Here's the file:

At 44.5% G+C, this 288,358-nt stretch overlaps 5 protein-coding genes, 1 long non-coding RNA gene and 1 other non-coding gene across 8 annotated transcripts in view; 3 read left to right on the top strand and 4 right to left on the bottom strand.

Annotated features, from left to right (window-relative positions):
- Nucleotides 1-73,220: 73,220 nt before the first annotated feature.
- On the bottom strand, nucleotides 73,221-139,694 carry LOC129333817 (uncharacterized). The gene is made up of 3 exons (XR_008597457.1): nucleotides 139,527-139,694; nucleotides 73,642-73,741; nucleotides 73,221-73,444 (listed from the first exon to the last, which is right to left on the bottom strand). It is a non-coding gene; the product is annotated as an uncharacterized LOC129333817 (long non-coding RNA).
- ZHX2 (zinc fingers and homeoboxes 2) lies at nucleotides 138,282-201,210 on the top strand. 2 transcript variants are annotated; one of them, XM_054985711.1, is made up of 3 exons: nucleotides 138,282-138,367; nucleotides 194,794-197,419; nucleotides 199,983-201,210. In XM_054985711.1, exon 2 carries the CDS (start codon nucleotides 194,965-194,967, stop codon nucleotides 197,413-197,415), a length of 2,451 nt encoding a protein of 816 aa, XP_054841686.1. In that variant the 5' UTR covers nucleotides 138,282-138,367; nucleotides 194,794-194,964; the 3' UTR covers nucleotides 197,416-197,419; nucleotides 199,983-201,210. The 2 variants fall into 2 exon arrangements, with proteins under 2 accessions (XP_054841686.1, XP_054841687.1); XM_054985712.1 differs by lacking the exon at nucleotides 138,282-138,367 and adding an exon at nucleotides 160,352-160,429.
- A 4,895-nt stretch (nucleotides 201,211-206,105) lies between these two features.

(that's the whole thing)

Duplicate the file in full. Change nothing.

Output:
At 44.5% G+C, this 288,358-nt stretch overlaps 5 protein-coding genes, 1 long non-coding RNA gene and 1 other non-coding gene across 8 annotated transcripts in view; 3 read left to right on the top strand and 4 right to left on the bottom strand.

Annotated features, from left to right (window-relative positions):
- Nucleotides 1-73,220: 73,220 nt before the first annotated feature.
- On the bottom strand, nucleotides 73,221-139,694 carry LOC129333817 (uncharacterized). The gene is made up of 3 exons (XR_008597457.1): nucleotides 139,527-139,694; nucleotides 73,642-73,741; nucleotides 73,221-73,444 (listed from the first exon to the last, which is right to left on the bottom strand). It is a non-coding gene; the product is annotated as an uncharacterized LOC129333817 (long non-coding RNA).
- ZHX2 (zinc fingers and homeoboxes 2) lies at nucleotides 138,282-201,210 on the top strand. 2 transcript variants are annotated; one of them, XM_054985711.1, is made up of 3 exons: nucleotides 138,282-138,367; nucleotides 194,794-197,419; nucleotides 199,983-201,210. In XM_054985711.1, exon 2 carries the CDS (start codon nucleotides 194,965-194,967, stop codon nucleotides 197,413-197,415), a length of 2,451 nt encoding a protein of 816 aa, XP_054841686.1. In that variant the 5' UTR covers nucleotides 138,282-138,367; nucleotides 194,794-194,964; the 3' UTR covers nucleotides 197,416-197,419; nucleotides 199,983-201,210. The 2 variants fall into 2 exon arrangements, with proteins under 2 accessions (XP_054841686.1, XP_054841687.1); XM_054985712.1 differs by lacking the exon at nucleotides 138,282-138,367 and adding an exon at nucleotides 160,352-160,429.
- A 4,895-nt stretch (nucleotides 201,211-206,105) lies between these two features.